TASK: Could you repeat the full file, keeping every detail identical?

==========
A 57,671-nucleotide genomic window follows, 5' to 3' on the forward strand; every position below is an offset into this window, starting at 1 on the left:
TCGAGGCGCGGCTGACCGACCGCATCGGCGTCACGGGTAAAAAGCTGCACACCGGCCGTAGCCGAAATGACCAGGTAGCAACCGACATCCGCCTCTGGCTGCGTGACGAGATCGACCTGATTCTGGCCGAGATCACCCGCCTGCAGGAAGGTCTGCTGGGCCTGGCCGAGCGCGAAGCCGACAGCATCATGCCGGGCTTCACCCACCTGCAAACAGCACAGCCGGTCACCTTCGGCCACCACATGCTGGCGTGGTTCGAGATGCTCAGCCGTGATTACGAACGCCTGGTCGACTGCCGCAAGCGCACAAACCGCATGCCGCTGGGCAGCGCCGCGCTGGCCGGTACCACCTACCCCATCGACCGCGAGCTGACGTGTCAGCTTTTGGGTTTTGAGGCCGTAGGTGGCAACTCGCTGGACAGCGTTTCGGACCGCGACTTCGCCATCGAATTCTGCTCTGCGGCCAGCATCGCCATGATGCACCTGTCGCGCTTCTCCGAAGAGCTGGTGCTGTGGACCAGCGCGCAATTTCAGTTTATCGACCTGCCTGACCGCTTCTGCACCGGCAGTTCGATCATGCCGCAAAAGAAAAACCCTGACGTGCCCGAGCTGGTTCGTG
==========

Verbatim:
A 57,671-nucleotide genomic window follows, 5' to 3' on the forward strand; every position below is an offset into this window, starting at 1 on the left:
TCGAGGCGCGGCTGACCGACCGCATCGGCGTCACGGGTAAAAAGCTGCACACCGGCCGTAGCCGAAATGACCAGGTAGCAACCGACATCCGCCTCTGGCTGCGTGACGAGATCGACCTGATTCTGGCCGAGATCACCCGCCTGCAGGAAGGTCTGCTGGGCCTGGCCGAGCGCGAAGCCGACAGCATCATGCCGGGCTTCACCCACCTGCAAACAGCACAGCCGGTCACCTTCGGCCACCACATGCTGGCGTGGTTCGAGATGCTCAGCCGTGATTACGAACGCCTGGTCGACTGCCGCAAGCGCACAAACCGCATGCCGCTGGGCAGCGCCGCGCTGGCCGGTACCACCTACCCCATCGACCGCGAGCTGACGTGTCAGCTTTTGGGTTTTGAGGCCGTAGGTGGCAACTCGCTGGACAGCGTTTCGGACCGCGACTTCGCCATCGAATTCTGCTCTGCGGCCAGCATCGCCATGATGCACCTGTCGCGCTTCTCCGAAGAGCTGGTGCTGTGGACCAGCGCGCAATTTCAGTTTATCGACCTGCCTGACCGCTTCTGCACCGGCAGTTCGATCATGCCGCAAAAGAAAAACCCTGACGTGCCCGAGCTGGTTCGTG